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Friday, June 21, 2013

the one you rush through

I was talking to a friend a few months ago, describing our baby Cannon's first few months of life. For me, his short little existence has been so eerily similar to our first born - it's hard not to constantly compare the two. Elias was born on January 31st and Cannon on January 28th. I weighed almost the same before and after having both of them. They look alike. Their temperaments are similar and in general, they remind me so much of each other. 

I was telling my friend that this fourth and final baby has felt redemptive in so many ways because I'm not the mom I was then. I'm not better or worse, but I'm so much more settled and aware. I want Cannon with me constantly and you'll have to ask me to hold him. I spend so many moments of my day lost in thought, snuggled up to his face. And he's not my favorite, of course, but something about him has thawed a sweet part of my heart and I can love the other kiddos more wide open too. 

My friend remarked that this was special, that the Lord would make Elias and Cannon so similar, since your first child is the one you typically rush through. You can't wait for them to grow, for you to grow, for all of you to see what is next and what settled feels like. And it's not bad but it feels incredibly unavoidable, the rushing that comes with new motherhood. 

Those first few weeks of Cannon's life, I felt the exact opposite. I had panic and anxiety about leaving the hospital because it felt like time was going too quickly. His one week, two week, three week old birthday all felt like the ticking of a time bomb that would go off and steal my baby. My little, last, fourth baby. I would find myself emotional for no reason and when I worked it through in my head, the only thing that would calm me down would be to reassure myself - he's not going anywhere, Lord willing. He's going to get older and that's ok, he'll still be here. He's not going anywhere.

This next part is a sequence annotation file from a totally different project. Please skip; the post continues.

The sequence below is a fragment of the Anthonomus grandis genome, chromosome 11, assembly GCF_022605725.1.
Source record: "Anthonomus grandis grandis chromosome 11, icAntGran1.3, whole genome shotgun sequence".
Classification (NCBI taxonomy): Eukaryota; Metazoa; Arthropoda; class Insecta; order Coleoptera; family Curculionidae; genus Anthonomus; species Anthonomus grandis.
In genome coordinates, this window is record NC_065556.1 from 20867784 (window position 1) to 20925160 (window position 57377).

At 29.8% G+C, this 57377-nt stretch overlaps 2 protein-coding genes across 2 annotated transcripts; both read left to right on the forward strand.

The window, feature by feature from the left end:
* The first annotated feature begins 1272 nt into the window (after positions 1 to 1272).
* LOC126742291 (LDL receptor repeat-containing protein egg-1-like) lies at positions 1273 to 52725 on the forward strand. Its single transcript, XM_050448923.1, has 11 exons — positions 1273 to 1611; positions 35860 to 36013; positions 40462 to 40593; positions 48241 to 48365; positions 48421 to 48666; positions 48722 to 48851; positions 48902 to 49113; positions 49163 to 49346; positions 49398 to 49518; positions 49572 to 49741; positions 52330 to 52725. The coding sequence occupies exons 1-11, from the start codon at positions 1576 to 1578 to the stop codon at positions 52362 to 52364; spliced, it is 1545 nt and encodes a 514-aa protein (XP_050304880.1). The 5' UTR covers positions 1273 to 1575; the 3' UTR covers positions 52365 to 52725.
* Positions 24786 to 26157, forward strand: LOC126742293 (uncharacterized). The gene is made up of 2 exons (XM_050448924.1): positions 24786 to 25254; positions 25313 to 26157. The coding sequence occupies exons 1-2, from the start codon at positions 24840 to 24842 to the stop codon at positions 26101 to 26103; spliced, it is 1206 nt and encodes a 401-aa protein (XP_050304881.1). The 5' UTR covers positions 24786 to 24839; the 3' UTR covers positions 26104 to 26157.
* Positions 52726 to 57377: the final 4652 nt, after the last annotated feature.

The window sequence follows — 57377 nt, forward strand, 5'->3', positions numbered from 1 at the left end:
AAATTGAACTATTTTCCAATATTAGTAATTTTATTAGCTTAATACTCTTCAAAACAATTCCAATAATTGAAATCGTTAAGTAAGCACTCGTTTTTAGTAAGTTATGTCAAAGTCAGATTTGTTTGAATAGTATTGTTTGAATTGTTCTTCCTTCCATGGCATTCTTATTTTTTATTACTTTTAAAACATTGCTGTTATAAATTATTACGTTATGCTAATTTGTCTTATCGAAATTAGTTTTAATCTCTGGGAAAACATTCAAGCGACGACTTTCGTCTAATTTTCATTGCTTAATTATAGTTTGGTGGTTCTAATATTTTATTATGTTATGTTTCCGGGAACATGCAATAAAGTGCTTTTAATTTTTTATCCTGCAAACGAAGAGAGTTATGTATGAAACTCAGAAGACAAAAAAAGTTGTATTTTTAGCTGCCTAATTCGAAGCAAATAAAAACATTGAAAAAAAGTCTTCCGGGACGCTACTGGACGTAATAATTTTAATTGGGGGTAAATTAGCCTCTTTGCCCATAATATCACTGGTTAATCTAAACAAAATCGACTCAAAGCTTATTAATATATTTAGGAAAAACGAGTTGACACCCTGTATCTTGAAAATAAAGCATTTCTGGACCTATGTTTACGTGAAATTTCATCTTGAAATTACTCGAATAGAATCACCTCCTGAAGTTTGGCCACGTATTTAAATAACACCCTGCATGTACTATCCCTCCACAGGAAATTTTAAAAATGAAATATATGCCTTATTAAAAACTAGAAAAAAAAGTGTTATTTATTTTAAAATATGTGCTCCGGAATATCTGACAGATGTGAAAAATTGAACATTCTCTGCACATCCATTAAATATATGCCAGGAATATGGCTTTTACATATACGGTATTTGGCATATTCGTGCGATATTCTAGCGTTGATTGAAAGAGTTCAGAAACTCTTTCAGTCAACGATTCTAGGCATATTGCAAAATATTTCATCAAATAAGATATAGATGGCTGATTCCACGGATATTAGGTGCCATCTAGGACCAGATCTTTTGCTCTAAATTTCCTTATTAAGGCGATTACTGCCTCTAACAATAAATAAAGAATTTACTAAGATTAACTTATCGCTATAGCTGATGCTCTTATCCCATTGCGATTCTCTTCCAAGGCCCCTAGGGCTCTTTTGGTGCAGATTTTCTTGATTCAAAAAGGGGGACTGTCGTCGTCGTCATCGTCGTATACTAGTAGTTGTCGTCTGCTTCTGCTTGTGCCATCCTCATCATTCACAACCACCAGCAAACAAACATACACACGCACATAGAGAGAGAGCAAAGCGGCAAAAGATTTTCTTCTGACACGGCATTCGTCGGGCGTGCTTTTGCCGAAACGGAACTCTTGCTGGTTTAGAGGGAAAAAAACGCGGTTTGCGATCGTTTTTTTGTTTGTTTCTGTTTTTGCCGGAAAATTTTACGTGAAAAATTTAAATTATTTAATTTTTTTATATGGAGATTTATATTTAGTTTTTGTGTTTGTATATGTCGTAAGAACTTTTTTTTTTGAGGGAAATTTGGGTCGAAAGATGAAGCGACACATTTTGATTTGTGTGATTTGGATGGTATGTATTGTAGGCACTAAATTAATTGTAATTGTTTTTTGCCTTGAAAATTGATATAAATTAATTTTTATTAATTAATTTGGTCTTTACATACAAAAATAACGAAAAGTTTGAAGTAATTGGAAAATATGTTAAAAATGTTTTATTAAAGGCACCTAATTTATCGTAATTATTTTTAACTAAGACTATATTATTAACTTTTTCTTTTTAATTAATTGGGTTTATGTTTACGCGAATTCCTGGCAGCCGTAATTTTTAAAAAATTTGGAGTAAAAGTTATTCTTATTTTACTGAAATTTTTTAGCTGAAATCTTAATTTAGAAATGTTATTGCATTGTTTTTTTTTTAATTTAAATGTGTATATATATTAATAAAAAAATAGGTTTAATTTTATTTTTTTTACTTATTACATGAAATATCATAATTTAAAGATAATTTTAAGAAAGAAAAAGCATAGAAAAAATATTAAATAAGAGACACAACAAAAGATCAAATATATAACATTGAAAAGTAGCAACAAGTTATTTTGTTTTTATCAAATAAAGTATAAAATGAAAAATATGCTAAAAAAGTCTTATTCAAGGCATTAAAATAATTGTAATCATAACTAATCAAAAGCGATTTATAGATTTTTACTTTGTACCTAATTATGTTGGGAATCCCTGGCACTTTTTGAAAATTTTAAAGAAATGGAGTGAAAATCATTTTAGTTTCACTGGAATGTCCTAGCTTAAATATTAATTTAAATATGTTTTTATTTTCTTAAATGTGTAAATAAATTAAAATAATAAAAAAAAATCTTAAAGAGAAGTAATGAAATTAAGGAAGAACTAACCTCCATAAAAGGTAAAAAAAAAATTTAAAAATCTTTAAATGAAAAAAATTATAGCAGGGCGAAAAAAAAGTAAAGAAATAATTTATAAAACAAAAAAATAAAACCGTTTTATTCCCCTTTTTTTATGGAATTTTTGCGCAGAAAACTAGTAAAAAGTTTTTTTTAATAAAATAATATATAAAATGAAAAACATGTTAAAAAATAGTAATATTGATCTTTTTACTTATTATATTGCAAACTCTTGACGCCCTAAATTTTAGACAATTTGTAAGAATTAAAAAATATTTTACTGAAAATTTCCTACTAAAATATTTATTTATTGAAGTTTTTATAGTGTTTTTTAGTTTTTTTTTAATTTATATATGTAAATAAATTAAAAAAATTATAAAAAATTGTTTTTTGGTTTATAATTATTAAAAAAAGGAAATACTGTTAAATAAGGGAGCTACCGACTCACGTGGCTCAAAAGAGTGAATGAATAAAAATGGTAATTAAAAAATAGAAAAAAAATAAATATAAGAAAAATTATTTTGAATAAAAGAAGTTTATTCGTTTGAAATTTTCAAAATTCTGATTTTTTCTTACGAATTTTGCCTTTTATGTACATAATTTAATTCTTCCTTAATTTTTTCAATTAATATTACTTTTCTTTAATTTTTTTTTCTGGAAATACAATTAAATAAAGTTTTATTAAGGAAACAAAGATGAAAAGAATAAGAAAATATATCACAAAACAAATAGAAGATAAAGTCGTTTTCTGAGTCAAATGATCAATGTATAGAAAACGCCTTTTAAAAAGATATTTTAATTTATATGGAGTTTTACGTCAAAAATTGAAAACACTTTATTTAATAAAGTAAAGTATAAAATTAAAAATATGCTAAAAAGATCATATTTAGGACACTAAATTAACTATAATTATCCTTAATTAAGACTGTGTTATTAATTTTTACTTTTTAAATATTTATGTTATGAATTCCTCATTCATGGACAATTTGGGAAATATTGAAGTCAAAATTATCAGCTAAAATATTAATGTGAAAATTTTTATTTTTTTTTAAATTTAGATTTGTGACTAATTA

And time has passed and I'm ok. It helps that he is a little runt of a thing, coming in below the 5th percentile in weight and still fitting sweetly in the crook of my arm. When he grows and changes, I don't panic as much - I just praise the Lord for him and soak him up and rest my face against his cool little cheeks and watch the other kids and try to soak them up too. The sweet tangled frizz glowing around Glory's hair. Benjamin's oh-so-typical whiny kid voice that says the sweetest and wackiest things. The way Elias puts a hand on my shoulder and asks me, "How you, Mom?" about six times a day. I soak them up. 

On the opposite end of the rushing is the older women who tell you that it's going to fly by and you're going to miss it and wish it all back. And I hope it is not ignorant or prideful of me to say, I'd like to reject that passing statement. As much as I don't want to rush through their childhood, I don't want to pine for it one day. I want to soak up these days, live them to their fullest, and embrace each coming season. I want to have lived so full and loved so hard that I don't regret my child aging one single day. I want to remember the tiny moments and squeeze every last treasured ounce from it, so that when I look back the sweet clouds out the bitter and I'm able to look ahead to whatever the Lord has next, knowing He wants good for me all the days of my life. 

It's a choice, you know?
Let's make it together. 
Not to rush or to complain or to wish for the next season. 
But to soak it up, wring it out, and hope expectantly for the Lord to use us to the fullest in this one - and  the next. 

** All photos are by Hannah Arnold of Visions Photography **

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